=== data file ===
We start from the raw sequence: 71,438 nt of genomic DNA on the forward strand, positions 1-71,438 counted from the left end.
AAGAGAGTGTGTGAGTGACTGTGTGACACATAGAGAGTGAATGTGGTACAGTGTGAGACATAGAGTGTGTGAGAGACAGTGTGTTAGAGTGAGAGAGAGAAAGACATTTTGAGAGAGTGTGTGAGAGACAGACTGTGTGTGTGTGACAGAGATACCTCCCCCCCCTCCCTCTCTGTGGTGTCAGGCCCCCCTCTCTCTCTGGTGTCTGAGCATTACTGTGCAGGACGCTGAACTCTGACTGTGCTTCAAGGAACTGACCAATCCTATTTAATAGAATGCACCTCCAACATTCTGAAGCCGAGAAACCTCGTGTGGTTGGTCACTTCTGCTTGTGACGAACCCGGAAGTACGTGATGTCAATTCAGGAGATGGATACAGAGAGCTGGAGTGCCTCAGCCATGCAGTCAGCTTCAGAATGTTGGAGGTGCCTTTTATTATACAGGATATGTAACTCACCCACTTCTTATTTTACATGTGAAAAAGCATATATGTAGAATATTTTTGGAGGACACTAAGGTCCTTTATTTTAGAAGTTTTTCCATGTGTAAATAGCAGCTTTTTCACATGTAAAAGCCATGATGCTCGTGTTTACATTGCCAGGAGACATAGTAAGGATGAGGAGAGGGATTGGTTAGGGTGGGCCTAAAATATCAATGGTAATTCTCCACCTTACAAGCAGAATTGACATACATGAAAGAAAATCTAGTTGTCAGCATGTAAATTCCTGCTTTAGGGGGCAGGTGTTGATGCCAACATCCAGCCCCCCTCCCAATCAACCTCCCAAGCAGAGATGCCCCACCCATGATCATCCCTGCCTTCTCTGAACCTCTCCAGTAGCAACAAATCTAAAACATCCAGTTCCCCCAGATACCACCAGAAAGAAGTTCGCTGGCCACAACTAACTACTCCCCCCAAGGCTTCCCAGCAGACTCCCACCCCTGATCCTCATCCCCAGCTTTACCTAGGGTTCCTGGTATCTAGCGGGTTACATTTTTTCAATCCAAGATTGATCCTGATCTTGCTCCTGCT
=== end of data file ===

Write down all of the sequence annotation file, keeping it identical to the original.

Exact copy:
We start from the raw sequence: 71,438 nt of genomic DNA on the forward strand, positions 1-71,438 counted from the left end.
AAGAGAGTGTGTGAGTGACTGTGTGACACATAGAGAGTGAATGTGGTACAGTGTGAGACATAGAGTGTGTGAGAGACAGTGTGTTAGAGTGAGAGAGAGAAAGACATTTTGAGAGAGTGTGTGAGAGACAGACTGTGTGTGTGTGACAGAGATACCTCCCCCCCCTCCCTCTCTGTGGTGTCAGGCCCCCCTCTCTCTCTGGTGTCTGAGCATTACTGTGCAGGACGCTGAACTCTGACTGTGCTTCAAGGAACTGACCAATCCTATTTAATAGAATGCACCTCCAACATTCTGAAGCCGAGAAACCTCGTGTGGTTGGTCACTTCTGCTTGTGACGAACCCGGAAGTACGTGATGTCAATTCAGGAGATGGATACAGAGAGCTGGAGTGCCTCAGCCATGCAGTCAGCTTCAGAATGTTGGAGGTGCCTTTTATTATACAGGATATGTAACTCACCCACTTCTTATTTTACATGTGAAAAAGCATATATGTAGAATATTTTTGGAGGACACTAAGGTCCTTTATTTTAGAAGTTTTTCCATGTGTAAATAGCAGCTTTTTCACATGTAAAAGCCATGATGCTCGTGTTTACATTGCCAGGAGACATAGTAAGGATGAGGAGAGGGATTGGTTAGGGTGGGCCTAAAATATCAATGGTAATTCTCCACCTTACAAGCAGAATTGACATACATGAAAGAAAATCTAGTTGTCAGCATGTAAATTCCTGCTTTAGGGGGCAGGTGTTGATGCCAACATCCAGCCCCCCTCCCAATCAACCTCCCAAGCAGAGATGCCCCACCCATGATCATCCCTGCCTTCTCTGAACCTCTCCAGTAGCAACAAATCTAAAACATCCAGTTCCCCCAGATACCACCAGAAAGAAGTTCGCTGGCCACAACTAACTACTCCCCCCAAGGCTTCCCAGCAGACTCCCACCCCTGATCCTCATCCCCAGCTTTACCTAGGGTTCCTGGTATCTAGCGGGTTACATTTTTTCAATCCAAGATTGATCCTGATCTTGCTCCTGCT